10 Excellent Hotels Run by Chefs Slideshow
The venerated French chef has restaurants situated in superbly grand hotels like the Plaza Athénée in Paris and the Dorchester in London. But his three countryside inns — two in Provence, one in Tuscany — are considerably more intimate. The 33-room L’Andana (created with wine producer Vittorio Moretti) was once the hunting lodge of Grand Duke Leopold II. And its flagship restaurant, La Trattoria Toscana, sits in an old granary with exposed brickwork and cotto tile flooring. There, chef Christophe Martin (formerly at Louis XV-Alain Ducasse in Monaco) uses herbs and vegetables from the inn’s garden and estate-produced olive oil for regional dishes like herb-crusted veal chops and gnocchi sautéed with tarragon. At the more casual La Villa, offerings include slices of Tuscan Cinta ham and pastries fresh out of the cast-iron ovens for breakfast.
Three generations of the Troisgros family have cooked at Roanne’s legendary hotel-restaurant Maison Troisgros, known for its sublime dishes, myriad Michelin stars and hefty accolades (including best French restaurant in the world from French restaurant guide Gault Millau). In 2008, Michel and Marie-Pierre Troisgros opened La Colline du Colombier on an abandoned farm about 10 miles away, with two airy guest-houses and three ingenious suites raised on stilts inspired by cadoles, the local huts used by winemakers to store their tools. Diners at the rustic-modern Grand Couvert, set in a former stable, have views of the kitchen as soon as they enter, where Troisgros can be seen part of the time cooking dishes like fried trout and stuffed artichokes with saucisson.
British megachef Gordon Ramsay has commitments all over the world, including three TV shows in the U.S. and 22 restaurants as far flung as Doha and Melbourne. In 2008, he opened his first and only hotel, transforming an 1820s coach house into the York & Albany with 10 richly appointed rooms (no. 8 and 9 have views onto Regent’s Park) and a surprisingly affordable restaurant (the three-course lunch menu is 21 British pounds). Chef Colin Buchan can be seen in the open kitchen cooking refined dishes like baked lemon sole with chorizo purée, and, on Sundays, hearty traditional classics like roasted sirloin with Yorkshire pudding. Guests can pair pizza with Prosecco at the bar, and at the hotel’s delicatessen Nonna’s, pick up house-made jam and chutneys or a fully-stocked basket for a ready-made picnic.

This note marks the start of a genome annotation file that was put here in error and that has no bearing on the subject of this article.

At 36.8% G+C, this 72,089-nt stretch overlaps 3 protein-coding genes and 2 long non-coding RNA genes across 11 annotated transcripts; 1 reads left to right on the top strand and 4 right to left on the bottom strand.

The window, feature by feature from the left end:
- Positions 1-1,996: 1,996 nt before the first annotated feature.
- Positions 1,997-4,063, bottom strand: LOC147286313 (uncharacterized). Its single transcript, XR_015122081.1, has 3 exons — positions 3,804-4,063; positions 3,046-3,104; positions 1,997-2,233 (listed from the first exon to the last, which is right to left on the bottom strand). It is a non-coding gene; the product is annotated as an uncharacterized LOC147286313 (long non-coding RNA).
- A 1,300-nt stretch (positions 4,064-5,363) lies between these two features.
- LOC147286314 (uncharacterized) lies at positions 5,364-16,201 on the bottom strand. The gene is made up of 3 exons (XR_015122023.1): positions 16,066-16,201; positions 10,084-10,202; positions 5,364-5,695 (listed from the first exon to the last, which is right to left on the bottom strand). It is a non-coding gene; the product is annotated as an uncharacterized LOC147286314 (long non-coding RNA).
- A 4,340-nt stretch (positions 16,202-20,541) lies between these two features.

The utterly tiny El Garzón would otherwise have a ghost town feel to it — except that Argentina’s most famous chef, Francis Mallmann, decided to open a cozy five-bedroom guesthouse and restaurant there. Like at 1884 Francis Mallmann in the Mendoza wine region and Patagonia Sur in Buenos Aires, wood-fire cooking reigns, as seen in rustic dishes like garlicky salt-crust chicken and roasted filet mignon with chimichurri. Room rates may be steep, but include the cost of breakfast, lunch and dinner, with wine from the boutique Finca La Anita estate.
Over three decades old, The Inn at Little Washington from chef Patrick O’Connell has its throng of admirers — renowned French chef Alain Ducasse once claimed it was the best experience he ever had at a hotel, citing the exquisite meals and incredible room service. The 18 bedrooms and suites are known for their opulence (designer Joyce Evans was once a London stage and set designer), and the dishes, for their wittiness (pepper-crusted tuna “pretending to be a filet mignon,” baby lamb carpaccio with Caesar salad “ice cream”). Diners who want to get near the action can book one of two chef’s tables in the divine blue-and-white-tiled kitchen; those who want to get in on it can sign up for private cooking classes with O’Connell.